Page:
CS140 -- Lab A

Wed Nov 10 07:58:44 EST 2004
This lab consists of two programs: rptoparen and bs_scoreproc.


Rptoparen takes no command line arguments. It reads lines from standard input. If a line is blank, it does nothing. Otherwise, it assumes that the line is a reverse Polish mathematical expression. Each input word in a reverse Polish expression is one of three things: a literal, a variable, or an operator. The operators that we support are: +, -, *, / and %. Literals are floating point numbers. Variables are any word that starts with a letter, that is composed of letters, numbers and the underscore character.

Rptoparen maintains a stack (that you may implement either with the Stack data structure, or with a Dllist). On the stack are expressions, (which you will represent with a tree). Whenever it encounters a literal or variable, it turns that into an expression, and pushes it onto the stack. Whenever it encounters an operator, it pops the top two expressions off the stack. Call them top and second. It then turns them into one expression which is ( second operator top ). It pushes this new expression onto the stack.

After reading a line of standard input and turning it into a stack of expressions, rptoparen prints out all expressions on the stack. If an expression is a literal or variable, you simply print out the literal value (padded to three decimal places) or variable name to print out the expression. If an expression is an operator acting on two subexpressions, you print out a left paren, a space, the first subexpression, a space, the operator, a space, the second subexpression, a space, and a right paren. If there are multiple expressions on the stack, they should be separated by a newline.

Some examples:

UNIX> rptoparen
a 5
a 5 +
( a + 5.000 )
a 5 + 6 - 8 9 * * 
( ( ( a + 5.000 ) - 6.000 ) * ( 8.000 * 9.000 ) )
a b + c d + * e f + g h + * - 
( ( ( a + b ) * ( c + d ) ) - ( ( e + f ) * ( g + h ) ) )
a +
Error: Operator + acting on a stack with < 2 elements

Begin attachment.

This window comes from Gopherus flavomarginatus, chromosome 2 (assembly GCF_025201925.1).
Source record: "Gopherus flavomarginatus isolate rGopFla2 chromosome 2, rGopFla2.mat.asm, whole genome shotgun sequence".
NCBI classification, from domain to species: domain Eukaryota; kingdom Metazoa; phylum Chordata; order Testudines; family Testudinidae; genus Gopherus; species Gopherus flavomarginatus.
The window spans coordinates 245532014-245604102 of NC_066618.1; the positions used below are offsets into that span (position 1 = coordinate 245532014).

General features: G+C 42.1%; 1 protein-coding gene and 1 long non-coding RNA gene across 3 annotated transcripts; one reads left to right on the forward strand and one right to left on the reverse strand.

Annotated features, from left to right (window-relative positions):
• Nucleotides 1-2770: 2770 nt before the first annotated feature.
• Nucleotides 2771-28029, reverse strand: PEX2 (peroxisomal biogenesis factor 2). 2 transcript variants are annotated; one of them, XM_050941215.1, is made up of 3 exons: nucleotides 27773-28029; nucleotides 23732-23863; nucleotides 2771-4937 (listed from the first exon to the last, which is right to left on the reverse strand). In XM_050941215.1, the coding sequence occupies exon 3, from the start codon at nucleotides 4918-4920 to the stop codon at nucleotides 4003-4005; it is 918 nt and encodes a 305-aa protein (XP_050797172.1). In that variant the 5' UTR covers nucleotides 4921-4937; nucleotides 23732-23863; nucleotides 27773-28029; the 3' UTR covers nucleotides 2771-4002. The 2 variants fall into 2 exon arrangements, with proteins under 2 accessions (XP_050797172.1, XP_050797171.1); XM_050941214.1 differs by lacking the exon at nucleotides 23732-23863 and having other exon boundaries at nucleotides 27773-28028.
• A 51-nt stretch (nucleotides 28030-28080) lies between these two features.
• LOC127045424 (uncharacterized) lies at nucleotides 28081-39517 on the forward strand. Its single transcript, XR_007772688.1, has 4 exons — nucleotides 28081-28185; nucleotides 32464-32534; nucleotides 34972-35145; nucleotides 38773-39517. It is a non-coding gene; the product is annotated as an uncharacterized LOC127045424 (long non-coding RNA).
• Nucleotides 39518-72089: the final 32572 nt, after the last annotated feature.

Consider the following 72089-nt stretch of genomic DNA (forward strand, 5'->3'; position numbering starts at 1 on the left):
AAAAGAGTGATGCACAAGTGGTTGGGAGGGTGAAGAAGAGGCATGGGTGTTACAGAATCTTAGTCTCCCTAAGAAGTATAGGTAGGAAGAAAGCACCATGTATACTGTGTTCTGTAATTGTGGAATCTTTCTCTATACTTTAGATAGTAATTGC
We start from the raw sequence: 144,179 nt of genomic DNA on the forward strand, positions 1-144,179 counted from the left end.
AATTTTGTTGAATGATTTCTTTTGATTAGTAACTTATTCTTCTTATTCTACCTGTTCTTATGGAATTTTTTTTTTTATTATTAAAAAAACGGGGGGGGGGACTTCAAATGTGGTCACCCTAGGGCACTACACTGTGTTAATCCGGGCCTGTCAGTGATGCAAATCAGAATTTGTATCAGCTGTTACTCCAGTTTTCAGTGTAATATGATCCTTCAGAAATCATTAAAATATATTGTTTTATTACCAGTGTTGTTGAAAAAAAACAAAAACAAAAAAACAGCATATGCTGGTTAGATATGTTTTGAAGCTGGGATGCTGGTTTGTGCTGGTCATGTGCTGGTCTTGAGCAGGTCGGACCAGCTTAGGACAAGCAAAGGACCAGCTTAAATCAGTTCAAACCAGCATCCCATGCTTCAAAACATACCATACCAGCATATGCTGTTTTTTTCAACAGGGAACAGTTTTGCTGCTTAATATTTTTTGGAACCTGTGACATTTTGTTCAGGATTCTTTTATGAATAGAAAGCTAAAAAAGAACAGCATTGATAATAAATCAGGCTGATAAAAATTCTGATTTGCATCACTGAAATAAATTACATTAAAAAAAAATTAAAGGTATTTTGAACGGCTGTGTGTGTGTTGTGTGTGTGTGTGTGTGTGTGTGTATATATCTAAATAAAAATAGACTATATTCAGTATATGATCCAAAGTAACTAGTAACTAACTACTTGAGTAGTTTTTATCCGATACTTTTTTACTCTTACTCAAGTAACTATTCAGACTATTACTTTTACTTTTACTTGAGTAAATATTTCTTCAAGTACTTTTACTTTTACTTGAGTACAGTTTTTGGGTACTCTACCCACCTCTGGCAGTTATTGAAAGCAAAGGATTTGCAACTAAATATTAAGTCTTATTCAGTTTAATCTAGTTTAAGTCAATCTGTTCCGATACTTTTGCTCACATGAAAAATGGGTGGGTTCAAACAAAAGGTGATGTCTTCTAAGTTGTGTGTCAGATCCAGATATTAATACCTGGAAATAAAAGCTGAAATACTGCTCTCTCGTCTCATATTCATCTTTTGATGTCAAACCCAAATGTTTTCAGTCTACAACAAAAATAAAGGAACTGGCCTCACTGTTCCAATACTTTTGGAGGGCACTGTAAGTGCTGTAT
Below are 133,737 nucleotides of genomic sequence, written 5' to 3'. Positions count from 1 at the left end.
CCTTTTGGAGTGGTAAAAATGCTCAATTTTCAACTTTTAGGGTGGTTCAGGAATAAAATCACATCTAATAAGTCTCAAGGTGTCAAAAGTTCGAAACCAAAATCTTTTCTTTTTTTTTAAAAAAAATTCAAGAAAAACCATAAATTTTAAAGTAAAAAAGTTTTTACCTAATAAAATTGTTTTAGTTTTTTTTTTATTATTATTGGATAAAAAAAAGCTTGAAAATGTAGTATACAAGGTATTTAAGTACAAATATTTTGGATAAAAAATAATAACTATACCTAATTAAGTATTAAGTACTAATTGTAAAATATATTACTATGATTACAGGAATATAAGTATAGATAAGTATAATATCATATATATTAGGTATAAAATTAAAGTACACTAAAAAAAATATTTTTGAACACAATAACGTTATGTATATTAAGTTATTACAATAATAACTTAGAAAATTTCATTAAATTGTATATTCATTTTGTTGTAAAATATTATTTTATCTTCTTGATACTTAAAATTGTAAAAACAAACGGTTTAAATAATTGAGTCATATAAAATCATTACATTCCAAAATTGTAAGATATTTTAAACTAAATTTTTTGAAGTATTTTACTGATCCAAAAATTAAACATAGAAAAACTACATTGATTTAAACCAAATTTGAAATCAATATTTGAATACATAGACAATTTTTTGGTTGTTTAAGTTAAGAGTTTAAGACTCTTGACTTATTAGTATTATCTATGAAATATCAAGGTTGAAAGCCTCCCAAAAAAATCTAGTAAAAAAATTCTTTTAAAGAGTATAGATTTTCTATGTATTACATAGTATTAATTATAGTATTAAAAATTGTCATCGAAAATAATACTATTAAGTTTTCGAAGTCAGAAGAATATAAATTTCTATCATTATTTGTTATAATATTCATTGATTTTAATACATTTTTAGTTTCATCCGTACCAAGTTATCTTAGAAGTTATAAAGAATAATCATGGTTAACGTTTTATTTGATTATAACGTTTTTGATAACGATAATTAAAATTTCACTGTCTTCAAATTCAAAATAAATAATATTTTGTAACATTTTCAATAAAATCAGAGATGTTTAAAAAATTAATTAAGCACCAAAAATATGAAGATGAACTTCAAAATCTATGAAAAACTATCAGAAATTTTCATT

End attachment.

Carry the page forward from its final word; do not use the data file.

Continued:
UNIX> rptoparen
Error -- non-literal, variable or operator: $
UNIX> rptoparen
a b + c-d
Error -- non-literal, variable or operator: c-d
If you'd like the hint, here's a nice typedef for an expression:

typedef struct expression {
  int type;                  /* 'L' for literal, 'V' for variable, 'O' for operator */
  double literal;            /* only used if type == 'L' */
  char *variable;            /* only used if type == 'V' */
  int operator;              /* only used if type == 'O' */
  struct expression *first;  /* only used if type == 'O' */
  struct expression *second; /* only used if type == 'O' */
} Expression;


Rewrite scoreproc from lab 8 so that it uses the bstree binary search tree routines described in the binary search tree lecture. You are not allowed to use any linked lists in your program -- read everything into a big binary search tree keyed on the names.

Differences from the Hashing Version of Scoreproc

The output of your bs_scoreproc program will differ in a number of ways from the hashing version of your scoreproc program:

  1. You will need to print the number of unique names in the score files.
  2. You will need to print the max/min average scores and print the names associated with these values. You should be able to do this by traversing the tree in the appropriate way. There may be multiple minimum or maximum average scores so you must take care to print all of the names associated with them. Since the binary tree is organized by name and not by score, you will need to traverse the entire tree. You should also print the names in alphabetical order. The alphabetical order will be based on the alphabetical order of the first names, not the last names (e.g., Phil Mickelson would appear before Phil Adelson but after Brad Vander Zanden).
  3. You do not have to print out the contents of the hash table for this lab because you are not using a hash table.
Consult the executable to see the format for printing the number of unique names and the average minimum/maximum scores and names, as well as any other questions you might have.